TV Review: Sherlock-ception


{All photos courtesy BBC One.}

Sherlock, series 3/4 Christmas Special, “The Abominable Bride”. Written by Steven Moffat and Mark Gatiss (based on the works of Arthur Conan Doyle); directed by Douglas Mackinnon. Copyright 2016: seen January 1, 2016 (with a cinema screening January 6, 2016).

Warning: there are spoilers in this review. You have been warned. (The trailer will be the place where spoilers begin.)

It’s been two years: two long (and if you’re in the fandom, crazy in both the positive and negative definition) years since we last interacted with the BBC version of Sherlock Holmes (Benedict Cumberbatch) and John Watson (Martin Freeman).

As I wrote in my review of the third episode of series 3, we were left with more questions than answers with regards to Sherlock’s apparent suicide two years prior to that, the character of Mary Morstan Watson (Amanda Abbington), and – of course – the status of ‘big bad’ James Moriarty (Andrew Scott), last seen shooting himself in the head in order to prompt Sherlock’s jump off of Bart’s hospital – until his image popped up in the very last scene of series 3.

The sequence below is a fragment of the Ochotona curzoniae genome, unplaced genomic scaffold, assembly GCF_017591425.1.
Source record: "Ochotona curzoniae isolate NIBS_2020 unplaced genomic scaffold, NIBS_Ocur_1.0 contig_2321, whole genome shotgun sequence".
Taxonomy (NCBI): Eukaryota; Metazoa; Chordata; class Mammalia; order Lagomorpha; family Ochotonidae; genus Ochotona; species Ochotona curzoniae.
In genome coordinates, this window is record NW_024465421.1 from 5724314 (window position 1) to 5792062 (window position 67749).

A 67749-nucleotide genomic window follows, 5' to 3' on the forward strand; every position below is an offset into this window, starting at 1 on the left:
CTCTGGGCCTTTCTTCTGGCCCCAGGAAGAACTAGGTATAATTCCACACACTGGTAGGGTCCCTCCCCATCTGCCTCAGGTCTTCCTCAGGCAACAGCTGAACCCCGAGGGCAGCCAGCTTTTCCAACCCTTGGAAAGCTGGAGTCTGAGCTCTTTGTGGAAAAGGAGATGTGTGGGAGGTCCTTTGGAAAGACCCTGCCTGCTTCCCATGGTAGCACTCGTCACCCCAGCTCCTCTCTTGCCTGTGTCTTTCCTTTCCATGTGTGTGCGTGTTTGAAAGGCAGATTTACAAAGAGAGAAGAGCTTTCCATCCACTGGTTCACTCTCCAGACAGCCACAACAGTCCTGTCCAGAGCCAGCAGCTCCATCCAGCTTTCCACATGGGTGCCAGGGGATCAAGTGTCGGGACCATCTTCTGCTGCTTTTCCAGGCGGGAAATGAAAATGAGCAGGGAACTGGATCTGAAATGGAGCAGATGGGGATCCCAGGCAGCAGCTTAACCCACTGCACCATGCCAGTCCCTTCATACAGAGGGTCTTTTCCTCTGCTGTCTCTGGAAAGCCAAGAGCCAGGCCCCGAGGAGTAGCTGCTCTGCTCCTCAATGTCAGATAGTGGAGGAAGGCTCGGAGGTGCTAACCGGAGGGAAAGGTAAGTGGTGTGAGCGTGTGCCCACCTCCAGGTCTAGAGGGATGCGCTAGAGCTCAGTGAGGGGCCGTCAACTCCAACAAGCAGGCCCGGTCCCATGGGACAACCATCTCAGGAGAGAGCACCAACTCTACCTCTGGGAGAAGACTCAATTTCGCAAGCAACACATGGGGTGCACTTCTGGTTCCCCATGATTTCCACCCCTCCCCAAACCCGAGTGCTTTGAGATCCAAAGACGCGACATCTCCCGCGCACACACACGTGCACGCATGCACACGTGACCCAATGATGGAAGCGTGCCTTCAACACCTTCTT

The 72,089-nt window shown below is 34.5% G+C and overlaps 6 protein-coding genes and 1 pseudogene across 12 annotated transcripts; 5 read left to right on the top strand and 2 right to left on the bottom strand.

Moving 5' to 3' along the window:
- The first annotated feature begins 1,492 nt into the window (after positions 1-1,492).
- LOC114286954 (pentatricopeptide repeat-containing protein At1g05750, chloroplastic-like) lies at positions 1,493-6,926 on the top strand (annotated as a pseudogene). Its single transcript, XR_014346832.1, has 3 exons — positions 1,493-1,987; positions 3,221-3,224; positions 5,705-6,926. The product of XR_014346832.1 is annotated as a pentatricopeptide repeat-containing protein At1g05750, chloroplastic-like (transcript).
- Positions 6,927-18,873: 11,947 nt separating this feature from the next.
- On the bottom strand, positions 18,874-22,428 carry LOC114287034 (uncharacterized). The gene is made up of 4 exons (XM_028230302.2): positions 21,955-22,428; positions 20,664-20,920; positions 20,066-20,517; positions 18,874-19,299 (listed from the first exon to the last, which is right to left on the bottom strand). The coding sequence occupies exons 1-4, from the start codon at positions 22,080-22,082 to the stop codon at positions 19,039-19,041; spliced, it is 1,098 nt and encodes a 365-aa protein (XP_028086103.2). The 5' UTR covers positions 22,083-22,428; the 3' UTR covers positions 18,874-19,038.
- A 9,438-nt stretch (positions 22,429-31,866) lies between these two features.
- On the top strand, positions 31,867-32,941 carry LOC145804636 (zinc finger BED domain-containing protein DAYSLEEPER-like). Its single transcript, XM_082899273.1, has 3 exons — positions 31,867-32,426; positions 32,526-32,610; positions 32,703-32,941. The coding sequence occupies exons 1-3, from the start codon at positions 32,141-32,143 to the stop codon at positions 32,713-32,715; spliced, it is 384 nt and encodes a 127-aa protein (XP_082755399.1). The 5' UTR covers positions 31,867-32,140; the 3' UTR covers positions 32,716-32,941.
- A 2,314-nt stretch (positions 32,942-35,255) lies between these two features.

The poster for TAB

In that two years, the careers of Cumberbatch and Freeman – already at a high thanks to projects such as The Hobbit trilogy and Star Trek Into Darkness – became even more high profile (especially with Cumberbatch, earning himself an Oscar nomination with his role in The Imitation Game). Both are attached to Marvel projects (Doctor Strange for Cumberbatch; Captain America: Civil War – and potentially others, if his character is who it’s rumored to be – for Freeman), both had successful Shakespearean stage productions in London (I was lucky enough to catch Freeman live in his Richard III, and got to see the cinema screening of Cumberbatch’s Hamlet), and both are doing other projects beyond that.

Meanwhile, showrunner (co-showrunner?) Steven Moffat hasn’t exactly been idle, running Doctor Who and dealing with a new Doctor in Peter Capaldi, the return of not only Davros but Missy, and the eventual exit of companion Clara.

So, the status of Sherlock as a TV show is always a bit of a concern for fans. Series 3 not only got great ratings and critical acclaim, but finally won the show and our two leads Emmy Awards, and both Freeman and Cumberbatch have gone on record that they’re willing to continue the show “as long as it’s interesting”. But when we’ll get those new episodes are always met with an exasperated sigh of concern.